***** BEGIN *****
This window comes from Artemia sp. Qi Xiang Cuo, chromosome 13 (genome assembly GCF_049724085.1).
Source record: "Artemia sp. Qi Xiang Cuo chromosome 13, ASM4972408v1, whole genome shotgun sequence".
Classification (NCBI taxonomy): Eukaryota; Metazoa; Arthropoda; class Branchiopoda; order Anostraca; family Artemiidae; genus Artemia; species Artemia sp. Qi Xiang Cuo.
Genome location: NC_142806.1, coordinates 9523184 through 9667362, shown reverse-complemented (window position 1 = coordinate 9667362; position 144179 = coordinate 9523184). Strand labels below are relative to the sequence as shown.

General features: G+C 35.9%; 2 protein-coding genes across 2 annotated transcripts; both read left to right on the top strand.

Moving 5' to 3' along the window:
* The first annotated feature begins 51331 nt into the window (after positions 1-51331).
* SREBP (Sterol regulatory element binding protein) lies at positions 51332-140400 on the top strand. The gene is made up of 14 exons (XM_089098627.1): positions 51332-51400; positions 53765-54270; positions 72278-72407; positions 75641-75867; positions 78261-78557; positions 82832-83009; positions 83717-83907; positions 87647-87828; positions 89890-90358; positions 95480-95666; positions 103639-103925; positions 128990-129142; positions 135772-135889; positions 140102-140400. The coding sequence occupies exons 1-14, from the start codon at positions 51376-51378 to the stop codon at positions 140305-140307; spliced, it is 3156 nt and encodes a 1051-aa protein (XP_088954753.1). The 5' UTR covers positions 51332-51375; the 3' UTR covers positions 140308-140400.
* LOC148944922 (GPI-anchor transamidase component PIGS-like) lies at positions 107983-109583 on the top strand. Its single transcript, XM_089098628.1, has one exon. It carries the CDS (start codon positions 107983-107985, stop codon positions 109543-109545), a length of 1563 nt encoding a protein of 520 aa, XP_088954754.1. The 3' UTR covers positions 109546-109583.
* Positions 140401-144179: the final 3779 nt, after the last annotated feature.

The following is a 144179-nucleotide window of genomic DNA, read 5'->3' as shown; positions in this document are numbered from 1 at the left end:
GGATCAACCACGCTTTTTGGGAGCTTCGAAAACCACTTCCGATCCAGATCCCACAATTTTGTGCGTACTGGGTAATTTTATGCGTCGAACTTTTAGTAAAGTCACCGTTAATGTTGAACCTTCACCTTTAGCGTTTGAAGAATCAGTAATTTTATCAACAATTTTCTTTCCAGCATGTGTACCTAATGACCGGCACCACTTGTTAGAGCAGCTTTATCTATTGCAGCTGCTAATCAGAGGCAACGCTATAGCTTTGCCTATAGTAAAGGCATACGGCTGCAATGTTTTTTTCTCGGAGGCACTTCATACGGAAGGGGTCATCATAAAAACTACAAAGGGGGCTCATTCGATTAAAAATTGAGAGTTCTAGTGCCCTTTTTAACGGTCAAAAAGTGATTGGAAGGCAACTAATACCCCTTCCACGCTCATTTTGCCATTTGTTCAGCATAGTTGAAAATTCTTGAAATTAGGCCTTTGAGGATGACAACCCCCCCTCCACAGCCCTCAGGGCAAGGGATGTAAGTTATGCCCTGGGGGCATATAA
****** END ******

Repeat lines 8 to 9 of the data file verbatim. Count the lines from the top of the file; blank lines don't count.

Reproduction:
* SREBP (Sterol regulatory element binding protein) lies at positions 51332-140400 on the top strand. The gene is made up of 14 exons (XM_089098627.1): positions 51332-51400; positions 53765-54270; positions 72278-72407; positions 75641-75867; positions 78261-78557; positions 82832-83009; positions 83717-83907; positions 87647-87828; positions 89890-90358; positions 95480-95666; positions 103639-103925; positions 128990-129142; positions 135772-135889; positions 140102-140400. The coding sequence occupies exons 1-14, from the start codon at positions 51376-51378 to the stop codon at positions 140305-140307; spliced, it is 3156 nt and encodes a 1051-aa protein (XP_088954753.1). The 5' UTR covers positions 51332-51375; the 3' UTR covers positions 140308-140400.
* LOC148944922 (GPI-anchor transamidase component PIGS-like) lies at positions 107983-109583 on the top strand. Its single transcript, XM_089098628.1, has one exon. It carries the CDS (start codon positions 107983-107985, stop codon positions 109543-109545), a length of 1563 nt encoding a protein of 520 aa, XP_088954754.1. The 3' UTR covers positions 109546-109583.